Key Points about Medial Collateral Ligament (MCL) Injury

  • MCL injuries occur when a ligament on the inner side of the knee becomes stretched or torn, often from a direct hit to that side of the knee.
  • Symptoms of an MCL injury include pain and swelling along the knee’s inner edge.
  • Treatment for an MCL injury involves resting the affected leg, icing the injured area, and avoiding activities that cause pain.
  • Surgery is rarely required to treat an MCL injury.
Common related conditions
Anterior Cruciate Ligament (ACL) Injury Knee Dislocation Meniscus Tear or Strain Thigh or Calf Strain or Sprain

Overview

The medial collateral ligament, or MCL, is an important ligament in the knee that prevents the knee from bending in the wrong direction. When this ligament, located along the inner side of the knee, is hit or twisted, an MCL injury can result. MCL injuries often result from a direct hit during a contact sport such as football.

MCL injuries usually resolve on their own, without medical treatment, after a few weeks or months. After an MCL injury you should rest the affected leg, ice the injured area, and avoid activities that cause pain. Your doctor may also advise you to take over-the-counter anti-inflammatories to manage pain and swelling, and to follow a specific physical therapy and rehabilitation regimen.

Call your doctor if you have pain and swelling in the knee following an injury, or if you heard a “pop” at the time of the event.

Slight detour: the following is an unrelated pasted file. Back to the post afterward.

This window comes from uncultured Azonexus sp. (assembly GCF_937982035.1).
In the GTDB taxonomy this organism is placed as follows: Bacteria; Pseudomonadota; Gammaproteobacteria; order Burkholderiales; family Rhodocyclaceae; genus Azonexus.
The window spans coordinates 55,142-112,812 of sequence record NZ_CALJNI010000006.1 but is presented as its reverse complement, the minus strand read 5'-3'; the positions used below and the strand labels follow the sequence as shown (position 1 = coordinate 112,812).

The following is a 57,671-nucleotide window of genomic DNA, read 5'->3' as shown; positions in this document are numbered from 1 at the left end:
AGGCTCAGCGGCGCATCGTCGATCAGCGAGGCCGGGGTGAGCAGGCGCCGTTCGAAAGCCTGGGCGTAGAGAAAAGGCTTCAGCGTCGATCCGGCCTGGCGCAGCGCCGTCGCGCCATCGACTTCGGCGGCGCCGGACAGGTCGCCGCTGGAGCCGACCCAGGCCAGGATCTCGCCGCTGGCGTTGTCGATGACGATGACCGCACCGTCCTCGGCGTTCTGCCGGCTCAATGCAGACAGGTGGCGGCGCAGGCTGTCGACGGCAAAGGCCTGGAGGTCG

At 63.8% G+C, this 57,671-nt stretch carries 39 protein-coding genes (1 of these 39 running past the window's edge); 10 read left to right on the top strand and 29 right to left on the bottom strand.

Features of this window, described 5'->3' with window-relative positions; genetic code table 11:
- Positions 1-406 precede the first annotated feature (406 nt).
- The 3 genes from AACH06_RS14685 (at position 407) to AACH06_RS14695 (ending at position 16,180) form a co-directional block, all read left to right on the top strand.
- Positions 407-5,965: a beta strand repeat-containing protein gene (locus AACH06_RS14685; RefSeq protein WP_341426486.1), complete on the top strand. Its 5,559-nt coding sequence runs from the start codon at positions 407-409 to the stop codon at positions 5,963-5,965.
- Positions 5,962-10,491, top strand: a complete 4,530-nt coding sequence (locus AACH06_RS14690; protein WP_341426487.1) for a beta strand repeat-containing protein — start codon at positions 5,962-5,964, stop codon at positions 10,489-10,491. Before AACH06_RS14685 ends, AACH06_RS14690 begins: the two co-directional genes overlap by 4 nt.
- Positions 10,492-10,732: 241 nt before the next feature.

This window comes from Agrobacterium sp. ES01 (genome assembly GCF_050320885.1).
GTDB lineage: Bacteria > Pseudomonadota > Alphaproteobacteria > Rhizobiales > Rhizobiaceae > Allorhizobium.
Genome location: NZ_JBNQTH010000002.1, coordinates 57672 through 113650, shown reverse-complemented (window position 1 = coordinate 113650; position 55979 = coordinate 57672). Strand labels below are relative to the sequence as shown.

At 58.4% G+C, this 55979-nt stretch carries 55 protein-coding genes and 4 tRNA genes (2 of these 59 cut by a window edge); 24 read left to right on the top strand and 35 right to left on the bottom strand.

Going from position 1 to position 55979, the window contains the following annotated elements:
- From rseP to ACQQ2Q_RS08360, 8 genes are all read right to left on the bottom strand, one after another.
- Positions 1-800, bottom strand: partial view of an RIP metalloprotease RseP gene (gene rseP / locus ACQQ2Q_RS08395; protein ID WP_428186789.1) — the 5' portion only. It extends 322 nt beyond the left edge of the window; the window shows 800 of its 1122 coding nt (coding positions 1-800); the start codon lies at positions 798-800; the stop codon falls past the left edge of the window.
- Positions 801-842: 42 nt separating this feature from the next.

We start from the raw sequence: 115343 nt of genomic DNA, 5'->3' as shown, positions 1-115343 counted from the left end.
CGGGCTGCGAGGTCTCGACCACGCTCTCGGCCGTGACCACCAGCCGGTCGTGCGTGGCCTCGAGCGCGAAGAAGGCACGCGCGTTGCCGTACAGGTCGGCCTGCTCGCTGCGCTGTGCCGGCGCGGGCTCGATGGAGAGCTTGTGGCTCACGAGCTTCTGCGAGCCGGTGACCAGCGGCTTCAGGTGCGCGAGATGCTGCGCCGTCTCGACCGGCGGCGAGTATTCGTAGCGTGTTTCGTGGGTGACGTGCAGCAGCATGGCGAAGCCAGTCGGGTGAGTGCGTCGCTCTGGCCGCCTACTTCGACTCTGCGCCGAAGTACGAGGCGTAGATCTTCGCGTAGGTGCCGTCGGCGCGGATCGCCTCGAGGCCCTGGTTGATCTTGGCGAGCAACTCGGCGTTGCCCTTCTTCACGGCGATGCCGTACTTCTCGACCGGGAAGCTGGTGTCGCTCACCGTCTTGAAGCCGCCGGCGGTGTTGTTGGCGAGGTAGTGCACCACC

MCL injury causes

MCL injuries usually occurs after a direct hit or trauma to the medial collateral ligament of the knee, which is located along the knee’s inner edge. An MCL injury can also result from a knee movement that causes the ligament to stretch or overextend.

MCL injury risk factors

You may be at an increased risk of experiencing an MCL injury if you play a contact sport such as ice hockey or football.

MCL injury symptoms

Signs and symptoms of an MCL injury include:

  • Hearing a “pop” noise at the time of the injury
  • Pain and swelling on the knee’s inner edge
  • The knee bending to the side at the time of the injury

MCL injury diagnosis

When diagnosing a possible MCL injury, your doctor will examine the affected knee and will ask you about your symptoms.

In some cases, your doctor may order imaging tests such as an MRI scan or X-ray to assess the degree of damage or rule out other injuries.

MCL injury treatment

MCL injuries tend to heal on their own without medical intervention within up to a few months. Your doctor will likely recommend resting and icing the affected knee. Your doctor may also recommend taking over-the-counter anti-inflammatories or provide you with a physical therapy regimen.

Surgery is rarely required to treat an MCL injury, unless other ligaments in the knee are damaged as well.

When to seek care

Call your doctor if you have severe knee pain, swelling, and an inability to walk following an injury to the knee.

Next Steps

Your doctor will assess your MCL injury and set up a treatment plan accordingly.